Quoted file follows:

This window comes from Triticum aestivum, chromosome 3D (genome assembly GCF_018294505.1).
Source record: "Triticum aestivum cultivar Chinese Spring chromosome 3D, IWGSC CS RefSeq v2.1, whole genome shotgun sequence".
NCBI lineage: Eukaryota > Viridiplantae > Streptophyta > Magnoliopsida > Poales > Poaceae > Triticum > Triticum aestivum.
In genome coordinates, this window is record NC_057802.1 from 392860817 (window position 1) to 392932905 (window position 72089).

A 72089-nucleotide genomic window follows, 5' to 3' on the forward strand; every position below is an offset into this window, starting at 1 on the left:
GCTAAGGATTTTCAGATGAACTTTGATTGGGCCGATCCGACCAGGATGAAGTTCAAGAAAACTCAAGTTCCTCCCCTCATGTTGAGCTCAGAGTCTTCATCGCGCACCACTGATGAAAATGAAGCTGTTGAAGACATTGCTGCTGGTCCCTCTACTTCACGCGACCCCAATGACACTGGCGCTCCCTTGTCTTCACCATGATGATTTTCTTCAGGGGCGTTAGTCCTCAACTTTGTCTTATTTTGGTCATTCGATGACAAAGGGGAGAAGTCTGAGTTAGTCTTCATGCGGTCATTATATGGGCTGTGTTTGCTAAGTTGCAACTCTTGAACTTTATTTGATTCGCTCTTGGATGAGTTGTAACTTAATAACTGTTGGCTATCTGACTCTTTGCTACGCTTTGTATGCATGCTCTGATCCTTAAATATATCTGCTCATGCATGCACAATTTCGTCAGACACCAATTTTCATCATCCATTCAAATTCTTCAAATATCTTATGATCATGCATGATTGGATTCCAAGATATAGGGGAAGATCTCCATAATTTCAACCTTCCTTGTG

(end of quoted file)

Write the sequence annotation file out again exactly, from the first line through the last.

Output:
This window comes from Triticum aestivum, chromosome 3D (genome assembly GCF_018294505.1).
Source record: "Triticum aestivum cultivar Chinese Spring chromosome 3D, IWGSC CS RefSeq v2.1, whole genome shotgun sequence".
NCBI lineage: Eukaryota > Viridiplantae > Streptophyta > Magnoliopsida > Poales > Poaceae > Triticum > Triticum aestivum.
In genome coordinates, this window is record NC_057802.1 from 392860817 (window position 1) to 392932905 (window position 72089).

A 72089-nucleotide genomic window follows, 5' to 3' on the forward strand; every position below is an offset into this window, starting at 1 on the left:
GCTAAGGATTTTCAGATGAACTTTGATTGGGCCGATCCGACCAGGATGAAGTTCAAGAAAACTCAAGTTCCTCCCCTCATGTTGAGCTCAGAGTCTTCATCGCGCACCACTGATGAAAATGAAGCTGTTGAAGACATTGCTGCTGGTCCCTCTACTTCACGCGACCCCAATGACACTGGCGCTCCCTTGTCTTCACCATGATGATTTTCTTCAGGGGCGTTAGTCCTCAACTTTGTCTTATTTTGGTCATTCGATGACAAAGGGGAGAAGTCTGAGTTAGTCTTCATGCGGTCATTATATGGGCTGTGTTTGCTAAGTTGCAACTCTTGAACTTTATTTGATTCGCTCTTGGATGAGTTGTAACTTAATAACTGTTGGCTATCTGACTCTTTGCTACGCTTTGTATGCATGCTCTGATCCTTAAATATATCTGCTCATGCATGCACAATTTCGTCAGACACCAATTTTCATCATCCATTCAAATTCTTCAAATATCTTATGATCATGCATGATTGGATTCCAAGATATAGGGGAAGATCTCCATAATTTCAACCTTCCTTGTG